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Schutzhund A Frame or "Wall"

Schutzhund A Frame or "Wall" The Schutzhund A-Frame or "Wall" The rulebook specifications for the schutzhund wall are just convoluted enough to make building a new one fairly confusing. Hopefully this helps a little!

The Rules

The rulebook specifies your basic dimensions as:

Wall length of 1.9 meters (79") Wall width of 1.5 meters (59") It also describes the three cleats at the top of each side as: 2" thick Top of cleats hitting at 10, 22, and 34 inches from top It goes on to set the height of the apex (for competition) at: 1.8 meters for SchH3 (71") 1.6 meters high for SchH2 (63") This translates into a base width of 1.3 meters (51") SchH3 and 2 meters (79") for the SchH2.

Construction

Materials

There's always been a great deal of variance in schutzhund a-frames. Most use 3/4" plywood and 2x4 framing, although a few are now using steel or aluminum frames rather than wood, since it lasts much longer and you can screw a new "skin" on quite easily when the time comes. This has the added advantage of providing better support at a fraction of the weight, since to build a 59" x 79" side, you'll either need a commercial plywood source or you'll have to seam the long side. Doing this with 2x4s makes for a very heavy a-frame. If you have the option (and a building supply store that is well-stocked) use hinges with removable pins to make transport and repair easier. Put a pair of anchors on each side for the chain you'll use to set the height of the a-frame. Buy pieces longer than you need so that you can take the a-frame low for young dogs or puppy agility practice. (I also believe that starting it low encourages a more sensible, less "airborn" approach to the a-frame.) My most recent a-frames have had fabricated steel frames, with a 3/8" drop-pin hinge running the full width (secured by a cotter-pin at the end) and ide anchors built in. The metal frame allows me to use thinner plywood if I prefer (3/8") with only slightly more flex but the same stability. My next a-frame will also have handles built into each side for lifting.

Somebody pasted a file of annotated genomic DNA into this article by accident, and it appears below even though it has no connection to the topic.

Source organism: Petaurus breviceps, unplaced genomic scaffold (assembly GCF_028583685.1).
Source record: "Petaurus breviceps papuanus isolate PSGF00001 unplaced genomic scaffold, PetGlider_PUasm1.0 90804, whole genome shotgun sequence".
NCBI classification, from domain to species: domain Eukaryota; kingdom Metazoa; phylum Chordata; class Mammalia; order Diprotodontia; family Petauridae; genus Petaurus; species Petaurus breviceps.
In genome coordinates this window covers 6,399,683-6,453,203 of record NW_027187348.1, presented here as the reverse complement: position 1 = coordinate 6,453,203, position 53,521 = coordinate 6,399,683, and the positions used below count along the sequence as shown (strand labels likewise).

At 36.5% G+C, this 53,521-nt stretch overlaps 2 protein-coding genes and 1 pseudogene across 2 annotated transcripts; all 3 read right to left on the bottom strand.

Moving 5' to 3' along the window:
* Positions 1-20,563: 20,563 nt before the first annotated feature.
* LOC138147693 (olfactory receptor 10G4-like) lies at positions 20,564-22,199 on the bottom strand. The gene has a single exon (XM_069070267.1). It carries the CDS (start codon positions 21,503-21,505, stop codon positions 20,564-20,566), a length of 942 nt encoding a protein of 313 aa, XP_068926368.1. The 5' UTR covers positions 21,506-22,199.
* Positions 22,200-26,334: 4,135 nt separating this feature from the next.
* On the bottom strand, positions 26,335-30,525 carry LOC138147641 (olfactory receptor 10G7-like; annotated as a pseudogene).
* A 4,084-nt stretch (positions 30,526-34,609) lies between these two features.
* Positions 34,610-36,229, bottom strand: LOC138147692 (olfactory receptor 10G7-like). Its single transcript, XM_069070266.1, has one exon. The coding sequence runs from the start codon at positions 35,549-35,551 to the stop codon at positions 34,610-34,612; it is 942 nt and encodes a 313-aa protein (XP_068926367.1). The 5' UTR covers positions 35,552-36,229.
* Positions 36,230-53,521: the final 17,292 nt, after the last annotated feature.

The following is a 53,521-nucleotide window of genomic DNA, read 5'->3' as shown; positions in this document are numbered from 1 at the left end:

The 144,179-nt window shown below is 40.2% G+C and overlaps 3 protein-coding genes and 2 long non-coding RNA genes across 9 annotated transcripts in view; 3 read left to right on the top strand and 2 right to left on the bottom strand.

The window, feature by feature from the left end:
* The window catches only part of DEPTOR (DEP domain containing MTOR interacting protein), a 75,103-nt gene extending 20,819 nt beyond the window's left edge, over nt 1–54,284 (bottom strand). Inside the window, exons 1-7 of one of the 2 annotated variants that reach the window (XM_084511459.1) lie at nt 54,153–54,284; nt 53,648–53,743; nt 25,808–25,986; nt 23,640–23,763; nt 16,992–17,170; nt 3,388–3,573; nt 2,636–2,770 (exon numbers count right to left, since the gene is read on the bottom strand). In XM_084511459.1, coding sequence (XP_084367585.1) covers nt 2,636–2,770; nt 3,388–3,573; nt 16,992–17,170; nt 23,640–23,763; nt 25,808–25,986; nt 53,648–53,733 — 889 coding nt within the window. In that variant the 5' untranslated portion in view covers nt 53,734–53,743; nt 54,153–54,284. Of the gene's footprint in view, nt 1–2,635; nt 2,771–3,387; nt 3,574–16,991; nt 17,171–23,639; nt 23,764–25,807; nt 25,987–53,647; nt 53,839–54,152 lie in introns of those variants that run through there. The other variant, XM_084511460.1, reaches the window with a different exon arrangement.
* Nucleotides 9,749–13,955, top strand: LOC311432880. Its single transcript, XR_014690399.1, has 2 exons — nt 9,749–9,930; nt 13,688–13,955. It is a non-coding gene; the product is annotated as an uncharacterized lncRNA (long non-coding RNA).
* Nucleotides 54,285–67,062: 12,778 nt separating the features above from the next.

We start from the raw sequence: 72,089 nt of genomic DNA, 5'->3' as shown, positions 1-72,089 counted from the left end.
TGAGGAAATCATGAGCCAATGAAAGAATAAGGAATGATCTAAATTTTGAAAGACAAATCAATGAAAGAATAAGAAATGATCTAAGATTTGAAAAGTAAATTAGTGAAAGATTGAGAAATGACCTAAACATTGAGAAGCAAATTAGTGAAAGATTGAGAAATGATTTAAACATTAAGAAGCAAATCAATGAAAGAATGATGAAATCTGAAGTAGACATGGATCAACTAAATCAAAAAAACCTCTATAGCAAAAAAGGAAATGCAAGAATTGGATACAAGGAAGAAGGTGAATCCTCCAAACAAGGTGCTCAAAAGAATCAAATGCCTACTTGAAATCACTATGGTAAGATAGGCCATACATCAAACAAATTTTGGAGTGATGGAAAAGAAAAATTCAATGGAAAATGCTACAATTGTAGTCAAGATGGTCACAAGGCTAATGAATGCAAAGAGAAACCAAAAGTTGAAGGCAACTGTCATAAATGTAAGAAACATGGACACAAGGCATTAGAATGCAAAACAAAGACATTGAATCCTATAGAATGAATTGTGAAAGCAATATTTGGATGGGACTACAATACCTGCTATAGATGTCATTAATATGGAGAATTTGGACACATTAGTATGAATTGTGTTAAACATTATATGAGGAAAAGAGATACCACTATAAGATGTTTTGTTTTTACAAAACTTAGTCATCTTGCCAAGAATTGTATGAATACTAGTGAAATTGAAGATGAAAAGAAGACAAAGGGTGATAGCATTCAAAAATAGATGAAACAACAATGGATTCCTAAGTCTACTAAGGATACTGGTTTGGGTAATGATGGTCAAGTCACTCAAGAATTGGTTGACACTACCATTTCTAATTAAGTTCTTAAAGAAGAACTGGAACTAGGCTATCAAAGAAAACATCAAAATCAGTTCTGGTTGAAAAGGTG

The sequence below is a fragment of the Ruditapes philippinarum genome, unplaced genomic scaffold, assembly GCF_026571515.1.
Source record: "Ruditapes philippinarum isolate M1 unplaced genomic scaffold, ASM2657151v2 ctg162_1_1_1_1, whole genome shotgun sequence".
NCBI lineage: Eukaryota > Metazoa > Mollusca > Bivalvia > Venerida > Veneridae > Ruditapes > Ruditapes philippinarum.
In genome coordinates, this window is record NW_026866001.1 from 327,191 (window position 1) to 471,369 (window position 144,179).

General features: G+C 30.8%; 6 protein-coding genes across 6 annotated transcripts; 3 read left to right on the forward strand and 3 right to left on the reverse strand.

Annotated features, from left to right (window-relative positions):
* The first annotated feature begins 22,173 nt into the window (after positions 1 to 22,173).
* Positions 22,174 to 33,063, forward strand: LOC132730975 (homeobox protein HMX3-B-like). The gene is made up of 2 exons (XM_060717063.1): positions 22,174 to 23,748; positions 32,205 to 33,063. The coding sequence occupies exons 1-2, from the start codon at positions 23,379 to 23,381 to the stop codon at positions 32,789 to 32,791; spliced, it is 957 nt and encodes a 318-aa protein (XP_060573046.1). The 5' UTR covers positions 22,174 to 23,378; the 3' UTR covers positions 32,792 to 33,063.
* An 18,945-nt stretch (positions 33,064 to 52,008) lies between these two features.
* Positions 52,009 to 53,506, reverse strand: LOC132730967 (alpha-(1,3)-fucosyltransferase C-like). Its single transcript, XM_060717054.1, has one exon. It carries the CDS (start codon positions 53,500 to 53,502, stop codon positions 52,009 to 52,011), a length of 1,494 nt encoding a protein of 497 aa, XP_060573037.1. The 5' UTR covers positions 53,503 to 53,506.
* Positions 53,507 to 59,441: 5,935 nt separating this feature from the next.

Finish

Some clubs leave their wood rough, others seal, and some paint. A few clubs have even painted their logos onto the sides. My personal preference is to prime the wood, and use an exterior semi-gloss latex of a light, natural color (offwhite or caramel) with grit mixed in for safety. Alternately, you can sprinkle clean white playground sand over the sides just after painting, but this adds several steps as you wait for the paint to dry, brush off the excess, and paint again. Many people also use a piece of indoor/outdoor carpet or turf over the top of the a-frame (under the slats) to prevent injuries where the two sides meet. You can also buy a small piece and roll it, setting it into the gap between at the hinge. Below is a sketch that puts all of this information together: -------------------------------------------------------------------------------- Another idea below: --------------------------------------------------------------------------------

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